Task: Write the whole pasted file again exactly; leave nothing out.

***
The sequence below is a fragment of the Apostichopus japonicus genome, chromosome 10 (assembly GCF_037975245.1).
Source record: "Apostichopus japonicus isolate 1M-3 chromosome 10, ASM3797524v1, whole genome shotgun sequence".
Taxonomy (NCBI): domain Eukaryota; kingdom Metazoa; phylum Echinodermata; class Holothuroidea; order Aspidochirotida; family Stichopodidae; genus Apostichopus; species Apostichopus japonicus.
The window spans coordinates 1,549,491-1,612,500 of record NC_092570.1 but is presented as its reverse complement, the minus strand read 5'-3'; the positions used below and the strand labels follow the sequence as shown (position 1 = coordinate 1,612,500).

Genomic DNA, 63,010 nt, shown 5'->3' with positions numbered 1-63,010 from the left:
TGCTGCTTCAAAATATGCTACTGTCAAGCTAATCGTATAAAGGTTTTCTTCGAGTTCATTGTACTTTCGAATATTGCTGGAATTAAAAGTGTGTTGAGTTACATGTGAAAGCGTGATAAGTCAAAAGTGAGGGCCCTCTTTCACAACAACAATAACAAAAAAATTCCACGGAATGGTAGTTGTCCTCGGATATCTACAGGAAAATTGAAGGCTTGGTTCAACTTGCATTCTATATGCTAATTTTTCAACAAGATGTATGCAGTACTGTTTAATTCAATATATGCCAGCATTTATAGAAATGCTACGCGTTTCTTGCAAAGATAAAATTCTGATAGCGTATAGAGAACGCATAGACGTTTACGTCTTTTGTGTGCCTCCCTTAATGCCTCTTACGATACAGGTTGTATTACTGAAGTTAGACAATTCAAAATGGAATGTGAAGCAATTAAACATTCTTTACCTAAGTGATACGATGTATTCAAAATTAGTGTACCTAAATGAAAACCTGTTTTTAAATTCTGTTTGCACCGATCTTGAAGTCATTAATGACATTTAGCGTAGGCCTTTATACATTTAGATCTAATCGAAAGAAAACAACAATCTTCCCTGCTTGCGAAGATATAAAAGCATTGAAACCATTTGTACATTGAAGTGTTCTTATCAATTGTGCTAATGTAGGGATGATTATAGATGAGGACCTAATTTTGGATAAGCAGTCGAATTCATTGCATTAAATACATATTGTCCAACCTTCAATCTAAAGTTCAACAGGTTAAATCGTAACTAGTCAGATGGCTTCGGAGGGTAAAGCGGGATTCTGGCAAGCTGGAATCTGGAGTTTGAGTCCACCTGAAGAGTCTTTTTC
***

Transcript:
The sequence below is a fragment of the Apostichopus japonicus genome, chromosome 10 (assembly GCF_037975245.1).
Source record: "Apostichopus japonicus isolate 1M-3 chromosome 10, ASM3797524v1, whole genome shotgun sequence".
Taxonomy (NCBI): domain Eukaryota; kingdom Metazoa; phylum Echinodermata; class Holothuroidea; order Aspidochirotida; family Stichopodidae; genus Apostichopus; species Apostichopus japonicus.
The window spans coordinates 1,549,491-1,612,500 of record NC_092570.1 but is presented as its reverse complement, the minus strand read 5'-3'; the positions used below and the strand labels follow the sequence as shown (position 1 = coordinate 1,612,500).

Genomic DNA, 63,010 nt, shown 5'->3' with positions numbered 1-63,010 from the left:
TGCTGCTTCAAAATATGCTACTGTCAAGCTAATCGTATAAAGGTTTTCTTCGAGTTCATTGTACTTTCGAATATTGCTGGAATTAAAAGTGTGTTGAGTTACATGTGAAAGCGTGATAAGTCAAAAGTGAGGGCCCTCTTTCACAACAACAATAACAAAAAAATTCCACGGAATGGTAGTTGTCCTCGGATATCTACAGGAAAATTGAAGGCTTGGTTCAACTTGCATTCTATATGCTAATTTTTCAACAAGATGTATGCAGTACTGTTTAATTCAATATATGCCAGCATTTATAGAAATGCTACGCGTTTCTTGCAAAGATAAAATTCTGATAGCGTATAGAGAACGCATAGACGTTTACGTCTTTTGTGTGCCTCCCTTAATGCCTCTTACGATACAGGTTGTATTACTGAAGTTAGACAATTCAAAATGGAATGTGAAGCAATTAAACATTCTTTACCTAAGTGATACGATGTATTCAAAATTAGTGTACCTAAATGAAAACCTGTTTTTAAATTCTGTTTGCACCGATCTTGAAGTCATTAATGACATTTAGCGTAGGCCTTTATACATTTAGATCTAATCGAAAGAAAACAACAATCTTCCCTGCTTGCGAAGATATAAAAGCATTGAAACCATTTGTACATTGAAGTGTTCTTATCAATTGTGCTAATGTAGGGATGATTATAGATGAGGACCTAATTTTGGATAAGCAGTCGAATTCATTGCATTAAATACATATTGTCCAACCTTCAATCTAAAGTTCAACAGGTTAAATCGTAACTAGTCAGATGGCTTCGGAGGGTAAAGCGGGATTCTGGCAAGCTGGAATCTGGAGTTTGAGTCCACCTGAAGAGTCTTTTTC